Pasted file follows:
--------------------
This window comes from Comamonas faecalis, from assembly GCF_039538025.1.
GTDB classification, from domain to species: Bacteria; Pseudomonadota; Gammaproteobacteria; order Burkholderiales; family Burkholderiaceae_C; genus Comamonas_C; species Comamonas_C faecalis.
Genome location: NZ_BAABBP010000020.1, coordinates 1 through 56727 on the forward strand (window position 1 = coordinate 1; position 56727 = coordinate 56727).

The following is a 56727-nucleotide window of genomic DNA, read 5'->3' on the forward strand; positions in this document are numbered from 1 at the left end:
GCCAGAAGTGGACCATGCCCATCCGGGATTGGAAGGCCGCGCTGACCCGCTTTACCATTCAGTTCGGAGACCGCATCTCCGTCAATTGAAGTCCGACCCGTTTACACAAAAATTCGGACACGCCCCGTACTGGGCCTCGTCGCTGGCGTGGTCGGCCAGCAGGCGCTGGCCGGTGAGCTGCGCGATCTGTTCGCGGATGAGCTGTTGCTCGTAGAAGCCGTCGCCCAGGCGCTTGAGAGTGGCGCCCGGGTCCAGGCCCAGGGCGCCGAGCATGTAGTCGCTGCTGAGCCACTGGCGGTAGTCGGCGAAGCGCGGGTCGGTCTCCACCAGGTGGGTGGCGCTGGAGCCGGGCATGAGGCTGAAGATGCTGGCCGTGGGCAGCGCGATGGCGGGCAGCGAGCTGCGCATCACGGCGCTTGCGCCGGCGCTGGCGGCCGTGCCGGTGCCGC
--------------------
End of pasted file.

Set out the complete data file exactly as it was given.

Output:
This window comes from Comamonas faecalis, from assembly GCF_039538025.1.
GTDB classification, from domain to species: Bacteria; Pseudomonadota; Gammaproteobacteria; order Burkholderiales; family Burkholderiaceae_C; genus Comamonas_C; species Comamonas_C faecalis.
Genome location: NZ_BAABBP010000020.1, coordinates 1 through 56727 on the forward strand (window position 1 = coordinate 1; position 56727 = coordinate 56727).

The following is a 56727-nucleotide window of genomic DNA, read 5'->3' on the forward strand; positions in this document are numbered from 1 at the left end:
GCCAGAAGTGGACCATGCCCATCCGGGATTGGAAGGCCGCGCTGACCCGCTTTACCATTCAGTTCGGAGACCGCATCTCCGTCAATTGAAGTCCGACCCGTTTACACAAAAATTCGGACACGCCCCGTACTGGGCCTCGTCGCTGGCGTGGTCGGCCAGCAGGCGCTGGCCGGTGAGCTGCGCGATCTGTTCGCGGATGAGCTGTTGCTCGTAGAAGCCGTCGCCCAGGCGCTTGAGAGTGGCGCCCGGGTCCAGGCCCAGGGCGCCGAGCATGTAGTCGCTGCTGAGCCACTGGCGGTAGTCGGCGAAGCGCGGGTCGGTCTCCACCAGGTGGGTGGCGCTGGAGCCGGGCATGAGGCTGAAGATGCTGGCCGTGGGCAGCGCGATGGCGGGCAGCGAGCTGCGCATCACGGCGCTTGCGCCGGCGCTGGCGGCCGTGCCGGTGCCGC